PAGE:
A case earlier last month has highlighted a pitfall for a claimant when making mistakes in Acas early conciliation. Ms Chard issued the Acas early conciliation in the name of an individual who owned the business that employed her (therefore Acas issued the certificate in the wrong name too). Later, when her employment solicitors issued an unfair dismissal claim, they issued it (correctly) against the actual employer company. She had a claim that may have been very juicy indeed, as she had 27 years’ service.
The Employment Tribunal (ET) dismissed the claim on the grounds that the names on the ET1 and the Certificate were different. The ET rules deal with mistakes in Acas early conciliation. In the part of the tribunal rules (laid down by parliament) dealing with rejecting claims, the wording is:
“the staff of the tribunal shall refer a claim form to an Employment Judge if they consider that …the name of the respondent on the claim form is not the same as the name of the prospective respondent on the Acas early conciliation certificate…”.
The get out clause is if the claimant made “a minor error” and “it is in the interests of the justice to allow the claim to proceed”. It is very important to ensure that both names on the Certificate and the ET1 are identical so as to avoid this situation entirely.
When she applied for a reconsideration of the decision on the grounds that it was a “minor error” the Judge dismissed the claim stating that it was more than minor. That would be a misspelling or leaving out part of the respondent’s correct name. This left the employee with no tribunal claim against the employer, though potentially a negligence claim against the lawyer for not picking up on her earlier mistake.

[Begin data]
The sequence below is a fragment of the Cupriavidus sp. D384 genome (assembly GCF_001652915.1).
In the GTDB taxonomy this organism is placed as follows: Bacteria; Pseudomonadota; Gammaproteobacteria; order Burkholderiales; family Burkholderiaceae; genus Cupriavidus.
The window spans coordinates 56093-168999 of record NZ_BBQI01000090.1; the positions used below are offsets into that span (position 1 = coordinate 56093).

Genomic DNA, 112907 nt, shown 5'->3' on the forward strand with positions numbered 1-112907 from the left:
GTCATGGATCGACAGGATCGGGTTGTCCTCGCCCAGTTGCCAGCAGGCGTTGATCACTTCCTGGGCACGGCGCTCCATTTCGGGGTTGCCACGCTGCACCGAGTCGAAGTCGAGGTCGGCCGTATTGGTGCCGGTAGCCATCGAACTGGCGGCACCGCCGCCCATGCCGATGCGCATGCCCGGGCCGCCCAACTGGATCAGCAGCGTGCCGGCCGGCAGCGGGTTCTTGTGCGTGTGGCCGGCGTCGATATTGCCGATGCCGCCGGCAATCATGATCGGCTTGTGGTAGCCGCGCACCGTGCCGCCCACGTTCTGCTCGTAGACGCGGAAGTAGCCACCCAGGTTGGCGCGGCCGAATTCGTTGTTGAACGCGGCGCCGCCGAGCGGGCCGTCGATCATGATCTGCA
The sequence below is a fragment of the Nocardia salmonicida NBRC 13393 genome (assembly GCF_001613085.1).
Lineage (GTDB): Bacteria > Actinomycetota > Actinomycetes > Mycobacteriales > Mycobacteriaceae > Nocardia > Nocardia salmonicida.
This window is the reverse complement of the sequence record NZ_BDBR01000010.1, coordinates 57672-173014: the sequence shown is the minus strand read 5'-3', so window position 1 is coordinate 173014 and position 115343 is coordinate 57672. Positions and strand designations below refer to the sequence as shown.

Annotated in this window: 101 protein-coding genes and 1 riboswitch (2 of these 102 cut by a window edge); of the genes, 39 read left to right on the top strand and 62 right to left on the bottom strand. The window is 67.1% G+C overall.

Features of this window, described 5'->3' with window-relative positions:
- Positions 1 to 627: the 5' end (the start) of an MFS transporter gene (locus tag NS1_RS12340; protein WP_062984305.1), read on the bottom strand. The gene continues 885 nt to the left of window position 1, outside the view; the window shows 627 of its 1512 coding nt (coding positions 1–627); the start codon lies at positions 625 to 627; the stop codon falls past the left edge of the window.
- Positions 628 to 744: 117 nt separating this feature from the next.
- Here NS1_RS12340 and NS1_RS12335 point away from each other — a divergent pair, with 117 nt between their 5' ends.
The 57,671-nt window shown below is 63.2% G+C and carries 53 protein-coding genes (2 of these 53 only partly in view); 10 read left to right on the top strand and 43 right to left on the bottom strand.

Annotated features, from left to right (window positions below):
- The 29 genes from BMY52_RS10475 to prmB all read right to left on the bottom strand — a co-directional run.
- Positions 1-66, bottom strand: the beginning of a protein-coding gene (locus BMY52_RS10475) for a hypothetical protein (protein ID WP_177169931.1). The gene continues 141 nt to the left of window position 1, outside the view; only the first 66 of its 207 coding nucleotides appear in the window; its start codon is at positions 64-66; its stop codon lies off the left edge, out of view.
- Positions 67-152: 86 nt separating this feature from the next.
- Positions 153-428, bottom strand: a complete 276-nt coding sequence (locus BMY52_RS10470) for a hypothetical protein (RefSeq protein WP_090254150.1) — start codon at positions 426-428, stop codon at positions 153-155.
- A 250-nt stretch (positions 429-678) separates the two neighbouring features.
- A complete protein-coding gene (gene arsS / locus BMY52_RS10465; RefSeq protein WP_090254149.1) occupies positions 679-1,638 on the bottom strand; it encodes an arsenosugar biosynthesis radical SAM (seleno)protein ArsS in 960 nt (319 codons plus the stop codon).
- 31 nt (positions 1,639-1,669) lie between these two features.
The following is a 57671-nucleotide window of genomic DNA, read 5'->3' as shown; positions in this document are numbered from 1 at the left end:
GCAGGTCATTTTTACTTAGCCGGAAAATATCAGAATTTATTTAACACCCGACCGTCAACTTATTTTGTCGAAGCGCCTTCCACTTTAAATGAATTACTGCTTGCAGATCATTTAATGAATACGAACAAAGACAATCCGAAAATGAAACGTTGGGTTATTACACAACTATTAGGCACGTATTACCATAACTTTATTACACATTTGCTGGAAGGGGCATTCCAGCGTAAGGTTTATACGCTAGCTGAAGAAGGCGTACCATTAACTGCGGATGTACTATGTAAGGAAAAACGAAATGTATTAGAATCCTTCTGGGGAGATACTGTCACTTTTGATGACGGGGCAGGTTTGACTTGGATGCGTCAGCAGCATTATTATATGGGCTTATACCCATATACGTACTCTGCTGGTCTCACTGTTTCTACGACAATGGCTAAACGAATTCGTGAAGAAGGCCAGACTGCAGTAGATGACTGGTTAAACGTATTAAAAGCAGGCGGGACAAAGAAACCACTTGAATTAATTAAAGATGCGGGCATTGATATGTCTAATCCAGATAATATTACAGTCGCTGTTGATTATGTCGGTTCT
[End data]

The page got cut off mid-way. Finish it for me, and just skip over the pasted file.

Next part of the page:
The Employment Appeal Tribunal (EAT) set aside the decision in the ET and allowed the claim to proceed, in the interests of justice. The ET had erred on its part and had itself made a mistake in quoting the right rules in its judgment (embarrassingly). The ET also failed to deal adequately with the question of whether it was a minor error but rather concentrated on what would be a minor error.
So Ms Chard avoided her case being struck out, but only by the skin of her teeth.
However not all claimants have been so lucky after making mistakes in Acas early conciliation. A Mr Giny had similar facts of Chard but was decided the other way. Each case will be considered on its own facts, perhaps this is why the appeal in Chard was allowed. In Chard the Judge said that such a literal reading of the rules meant they were inconsistent with the overriding objective which is to deal with cases fairly and justly.
If there’s any doubt about whether the employer named on the EC certificate is right, make sure you actually get Acas to contact the employer. That way, if there is any link between the ‘right’ person and the ‘wrong’ person, the employer will have a harder time with the interests of justice argument (assuming the decision on ‘minor error’ goes the employee’s way).
The real moral of the story is to get your claim in before the tribunal within a month of your dismissal. That way, if there are mistakes in your early conciliation process you will find out if there is a problem with the name of the respondent in plenty of time to bring your claim again properly.
By Manpreet Kooner